(For greater context, you may want to read part one in the previous post.)
In her TED Talk, Margaret Heffernan shares a study led by evolutionary biologist William Muir who was interested in productivity. Muir wanted to know if anything could be done to create more productive chickens, so he created an experiment. Heffernan explains,
"Chickens live in groups, so first of all, he (Muir) selected just an average flock, and he let it alone for six generations. But then he created a second group of the individually most productive chickens -- you could call them superchickens -- and he put them together in a superflock, and each generation, he selected only the most productive for breeding. After six generations had passed, what did he find? Well, the first group, the average group, was doing just fine. They were all plump and fully feathered and egg production had increased dramatically. What about the second group? Well, all but three were dead. They'd pecked the rest to death. The individually productive chickens had only achieved their success by suppressing the productivity of the rest.
We know that human beings are not chickens, but according to Heffernan, for the past half century, many organizations operate like the superchicken model. She says, "We've thought that success is achieved by picking the superstars, the brightest men, or occasionally women, in the room, and giving them all the resources and all the power. And the result has been just the same as in William Muir's experiment: aggression, dysfunction and waste."
Heffernan's talk goes on to share additional research done by MIT researchers who ran studies to determine what makes groups successful. Their research identified three characteristics. First, really successful teams showed "high degrees of social sensitivity" or what is sometimes called "empathy". Second, successful teams were mindful to give equal time for everyone to share so that no one or two voices could dominate the conversation. Finally, the more successful groups in these studies had a higher number of women in the group. It was unclear what it was about women specifically. Some say the since women typically score higher on empathy tests they brought more empathy to the group. Others say it may be that women add to diversity of view and groups benefit from diverse points of view. Regardless of the reason, what this study shows is that social connectedness matters in the success and productivity of groups. The more socially connected the greater chance of success. Or as Heffernan states it:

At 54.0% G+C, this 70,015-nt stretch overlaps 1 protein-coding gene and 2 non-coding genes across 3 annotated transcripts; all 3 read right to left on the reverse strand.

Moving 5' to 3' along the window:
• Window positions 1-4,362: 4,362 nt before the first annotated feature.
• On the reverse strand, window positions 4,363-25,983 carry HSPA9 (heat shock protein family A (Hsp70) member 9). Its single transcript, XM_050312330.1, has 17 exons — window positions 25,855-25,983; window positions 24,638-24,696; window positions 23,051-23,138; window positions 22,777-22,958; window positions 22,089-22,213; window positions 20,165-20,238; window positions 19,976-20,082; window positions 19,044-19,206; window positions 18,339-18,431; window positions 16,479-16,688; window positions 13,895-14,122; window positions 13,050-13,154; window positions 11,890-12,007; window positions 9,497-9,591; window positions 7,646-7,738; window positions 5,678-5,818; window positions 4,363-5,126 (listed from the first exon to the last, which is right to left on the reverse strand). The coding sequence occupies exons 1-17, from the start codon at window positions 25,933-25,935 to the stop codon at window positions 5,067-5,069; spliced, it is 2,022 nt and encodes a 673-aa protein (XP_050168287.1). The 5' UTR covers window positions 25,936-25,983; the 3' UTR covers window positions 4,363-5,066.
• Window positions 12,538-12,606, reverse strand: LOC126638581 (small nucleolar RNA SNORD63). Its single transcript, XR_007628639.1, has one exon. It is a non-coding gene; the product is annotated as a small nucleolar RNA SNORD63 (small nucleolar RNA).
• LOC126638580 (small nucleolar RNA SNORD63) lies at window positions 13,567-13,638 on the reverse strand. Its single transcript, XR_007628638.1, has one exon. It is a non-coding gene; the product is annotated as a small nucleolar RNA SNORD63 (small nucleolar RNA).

"What happens between people really counts, because in groups that are highly attuned and sensitive to each other, ideas can flow and grow. People don't get stuck. They don't waste energy down dead ends."
The reality is that the many UMC conferences are like other organizations, we build our leadership around the "superchicken" model. We direct resources and energies toward superchicken pastors and even superchicken local churches. The tragic irony is the more we elevate the superchickens, the more we unintentionally affirm the model that implies that one's "success is the result of suppressing the productivity of the rest."
For instance, local churches and even local pastors are not rewarded to collaborate. Each year local churches and pastors are asked about the ways that local church is bringing people to Christ and helping them mature in the Spirit of God. The local church/pastor are incentivized to speak about how they are doing that in unique ways. We reward individual creativity, we applaud individual effort and we ask the same individuals we think are successful to be the dominate teachers of our conference. There are explicit and implicit incentives to strive to be a superchicken church or superchicken pastor in ways that are perhaps leading us to peck ourselves to death. Conversely, there are too few incentives for local churches/pastors to connect, collaborate, and share. There is a fear of what will happen if the local church/pastor proves to not be creative or innovative enough on their own. The pastor may move or the church may be deemed as less successful or vital and receive less support. What makes superchickens successful is to out-think or out-do the other chickens with superior individual gifts and graces. If the superchicken were to share the secret ingredients of their "success-sauce", then superchickens become vulnerable to no longer being seen as a superchicken in a system that rewards superchickens!
Most leaders have thoughts on "how to fix" the problem. There are strategies and tactics to be sure that might be employed. However, the heart of the matter needs a better diagnosis. We need to seriously examine the emphasis on the "superchicken" model we have embraced.
Otherwise we will peck ourselves to death.